The Golden Bough A study of magic and religion
Page: 19The western tribes of British New Guinea employ a charm to aid the hunter in spearing dugong or turtle. A small beetle, which haunts coco-nut trees, is placed in the hole of the spear-haft into which the spear-head fits. This is supposed to make the spear-head stick fast in the dugong or turtle, just as the beetle sticks fast to a man’s skin when it bites him. When a Cambodian hunter has set his nets and taken nothing, he strips himself naked, goes some way off, then strolls up to the net as if he did not see it, lets himself be caught in it, and cries, “Hillo! what’s this? I’m afraid I’m caught.” After that the net is sure to catch game. A pantomime of the same sort has been acted within the living memory in our Scottish Highlands. The Rev. James Macdonald, now of Reay in Caithness, tells us that in his boyhood when he was fishing with companions about Loch Aline and they had had no bites for a long time, they used to make a pretence of throwing one of their fellows overboard and hauling him out of the water, as if he were a fish; after that the trout or silloch would begin to nibble, according as the boat was on fresh or salt water. Before a Carrier Indian goes out to snare martens, he sleeps by himself for about ten nights beside the fire with a little stick pressed down on his neck. This naturally causes the fall-stick of his trap to drop down on the neck of the marten. Among the Galelareese, who inhabit a district in the northern part of Halmahera, a large island to the west of New Guinea, it is a maxim that when you are loading your gun to go out shooting, you should always put the bullet in your mouth before you insert it in the gun; for by so doing you practically eat the game that is to be hit by the bullet, which therefore cannot possibly miss the mark. A Malay who has baited a trap for crocodiles, and is awaiting results, is careful in eating his curry always to begin by swallowing three lumps of rice successively; for this helps the bait to slide more easily down the crocodile’s throat. He is equally scrupulous not to take any bones out of his curry; for, if he did, it seems clear that the sharp-pointed stick on which the bait is skewered would similarly work itself loose, and the crocodile would get off with the bait. Hence in these circumstances it is prudent for the hunter, before he begins his meal, to get somebody else to take the bones out of his curry, otherwise he may at any moment have to choose between swallowing a bone and losing the crocodile.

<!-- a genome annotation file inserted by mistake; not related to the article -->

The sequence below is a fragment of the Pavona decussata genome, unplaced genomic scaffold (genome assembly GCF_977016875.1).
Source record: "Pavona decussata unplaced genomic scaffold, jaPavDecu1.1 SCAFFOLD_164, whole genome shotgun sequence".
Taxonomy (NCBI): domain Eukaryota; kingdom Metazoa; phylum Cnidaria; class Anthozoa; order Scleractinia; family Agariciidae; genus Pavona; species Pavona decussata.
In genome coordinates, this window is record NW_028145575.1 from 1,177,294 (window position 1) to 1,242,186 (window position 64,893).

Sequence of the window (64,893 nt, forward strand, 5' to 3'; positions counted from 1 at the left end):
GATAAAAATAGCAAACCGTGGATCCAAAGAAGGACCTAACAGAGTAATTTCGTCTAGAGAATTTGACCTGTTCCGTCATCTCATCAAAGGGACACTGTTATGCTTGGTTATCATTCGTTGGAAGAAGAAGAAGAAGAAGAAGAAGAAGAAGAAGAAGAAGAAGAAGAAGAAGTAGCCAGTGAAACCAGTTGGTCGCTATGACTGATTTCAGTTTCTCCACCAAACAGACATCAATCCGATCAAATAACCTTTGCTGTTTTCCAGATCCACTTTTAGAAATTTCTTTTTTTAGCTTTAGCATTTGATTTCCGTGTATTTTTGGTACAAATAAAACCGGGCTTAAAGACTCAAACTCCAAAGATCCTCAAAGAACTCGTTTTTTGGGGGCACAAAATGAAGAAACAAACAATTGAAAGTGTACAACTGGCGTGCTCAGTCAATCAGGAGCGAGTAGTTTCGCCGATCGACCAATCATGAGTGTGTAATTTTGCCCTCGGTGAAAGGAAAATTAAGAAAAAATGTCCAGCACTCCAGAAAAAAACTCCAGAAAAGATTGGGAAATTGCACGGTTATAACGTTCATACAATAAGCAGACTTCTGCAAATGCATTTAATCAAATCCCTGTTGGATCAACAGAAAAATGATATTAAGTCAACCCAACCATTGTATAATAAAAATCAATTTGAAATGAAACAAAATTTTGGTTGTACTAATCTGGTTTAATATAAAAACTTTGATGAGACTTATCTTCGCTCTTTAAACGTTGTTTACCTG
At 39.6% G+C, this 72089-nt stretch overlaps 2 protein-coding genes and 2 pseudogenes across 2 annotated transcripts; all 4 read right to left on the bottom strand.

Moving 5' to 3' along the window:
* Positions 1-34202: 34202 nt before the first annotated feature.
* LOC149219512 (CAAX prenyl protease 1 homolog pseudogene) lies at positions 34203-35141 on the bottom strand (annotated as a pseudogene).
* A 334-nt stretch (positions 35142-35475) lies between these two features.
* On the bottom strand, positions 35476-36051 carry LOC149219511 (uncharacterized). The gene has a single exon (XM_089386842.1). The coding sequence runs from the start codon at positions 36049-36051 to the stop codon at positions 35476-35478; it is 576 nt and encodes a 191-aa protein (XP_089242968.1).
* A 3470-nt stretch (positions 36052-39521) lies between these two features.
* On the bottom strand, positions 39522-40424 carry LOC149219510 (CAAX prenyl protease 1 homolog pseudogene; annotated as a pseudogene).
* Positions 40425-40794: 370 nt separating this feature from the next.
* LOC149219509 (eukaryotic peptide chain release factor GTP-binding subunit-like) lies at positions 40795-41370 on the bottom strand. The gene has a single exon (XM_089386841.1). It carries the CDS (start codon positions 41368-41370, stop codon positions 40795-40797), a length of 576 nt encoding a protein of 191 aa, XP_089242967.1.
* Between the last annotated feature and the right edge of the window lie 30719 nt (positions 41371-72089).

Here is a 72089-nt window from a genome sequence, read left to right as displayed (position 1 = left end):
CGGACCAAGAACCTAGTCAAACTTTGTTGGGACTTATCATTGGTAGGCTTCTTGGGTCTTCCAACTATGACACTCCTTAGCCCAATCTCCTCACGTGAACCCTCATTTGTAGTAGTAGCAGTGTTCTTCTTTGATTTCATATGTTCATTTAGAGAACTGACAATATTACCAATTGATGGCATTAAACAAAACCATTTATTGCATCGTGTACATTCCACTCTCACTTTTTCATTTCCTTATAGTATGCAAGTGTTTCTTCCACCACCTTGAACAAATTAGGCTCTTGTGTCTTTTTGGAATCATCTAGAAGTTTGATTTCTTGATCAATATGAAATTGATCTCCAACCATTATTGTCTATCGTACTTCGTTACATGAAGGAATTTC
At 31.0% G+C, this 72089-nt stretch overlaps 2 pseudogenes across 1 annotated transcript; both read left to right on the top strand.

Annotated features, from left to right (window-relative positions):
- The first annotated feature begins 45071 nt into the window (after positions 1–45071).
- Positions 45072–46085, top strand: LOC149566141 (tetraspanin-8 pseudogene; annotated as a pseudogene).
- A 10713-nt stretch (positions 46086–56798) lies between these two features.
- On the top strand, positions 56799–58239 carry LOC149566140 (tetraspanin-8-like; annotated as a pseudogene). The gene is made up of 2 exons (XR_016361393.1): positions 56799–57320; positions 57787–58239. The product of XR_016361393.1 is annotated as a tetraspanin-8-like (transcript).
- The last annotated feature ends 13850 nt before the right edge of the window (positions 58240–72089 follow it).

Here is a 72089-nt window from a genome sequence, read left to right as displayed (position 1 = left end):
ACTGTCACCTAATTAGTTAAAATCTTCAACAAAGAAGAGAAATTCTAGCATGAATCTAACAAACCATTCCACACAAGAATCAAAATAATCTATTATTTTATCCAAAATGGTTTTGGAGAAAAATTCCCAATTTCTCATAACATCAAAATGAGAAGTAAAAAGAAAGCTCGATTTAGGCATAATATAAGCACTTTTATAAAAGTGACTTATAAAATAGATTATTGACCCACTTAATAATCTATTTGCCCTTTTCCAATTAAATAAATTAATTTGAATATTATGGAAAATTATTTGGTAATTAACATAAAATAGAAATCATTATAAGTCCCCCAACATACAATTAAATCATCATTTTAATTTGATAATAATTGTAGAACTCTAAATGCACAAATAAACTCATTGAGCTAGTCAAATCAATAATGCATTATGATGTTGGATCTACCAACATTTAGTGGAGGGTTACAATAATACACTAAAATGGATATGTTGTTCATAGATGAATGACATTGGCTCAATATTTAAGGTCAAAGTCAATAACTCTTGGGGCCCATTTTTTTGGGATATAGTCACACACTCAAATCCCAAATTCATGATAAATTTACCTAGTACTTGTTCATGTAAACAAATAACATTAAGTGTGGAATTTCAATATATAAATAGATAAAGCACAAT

This last rule is an instance of the things which the hunter abstains from doing lest, on the principle that like produces like, they should spoil his luck. For it is to be observed that the system of sympathetic magic is not merely composed of positive precepts; it comprises a very large number of negative precepts, that is, prohibitions. It tells you not merely what to do, but also what to leave undone. The positive precepts are charms: the negative precepts are taboos. In fact the whole doctrine of taboo, or at all events a large part of it, would seem to be only a special application of sympathetic magic, with its two great laws of similarity and contact. Though these laws are certainly not formulated in so many words nor even conceived in the abstract by the savage, they are nevertheless implicitly believed by him to regulate the course of nature quite independently of human will. He thinks that if he acts in a certain way, certain consequences will inevitably follow in virtue of one or other of these laws; and if the consequences of a particular act appear to him likely to prove disagreeable or dangerous, he is naturally careful not to act in that way lest he should incur them. In other words, he abstains from doing that which, in accordance with his mistaken notions of cause and effect, he falsely believes would injure him; in short, he subjects himself to a taboo. Thus taboo is so far a negative application of practical magic. Positive magic or sorcery says, “Do this in order that so and so may happen.” Negative magic or taboo says, “Do not do this, lest so and so should happen.” The aim of positive magic or sorcery is to produce a desired event; the aim of negative magic or taboo is to avoid an undesirable one. But both consequences, the desirable and the undesirable, are supposed to be brought about in accordance with the laws of similarity and contact. And just as the desired consequence is not really effected by the observance of a magical ceremony, so the dreaded consequence does not really result from the violation of a taboo. If the supposed evil necessarily followed a breach of taboo, the taboo would not be a taboo but a precept of morality or common sense. It is not a taboo to say, “Do not put your hand in the fire”; it is a rule of common sense, because the forbidden action entails a real, not an imaginary evil. In short, those negative precepts which we call taboo are just as vain and futile as those positive precepts which we call sorcery. The two things are merely opposite sides or poles of one great disastrous fallacy, a mistaken conception of the association of ideas. Of that fallacy, sorcery is the positive, and taboo the negative pole. If we give the general name of magic to the whole erroneous system, both theoretical and practical, then taboo may be defined as the negative side of practical magic. To put this in tabular form: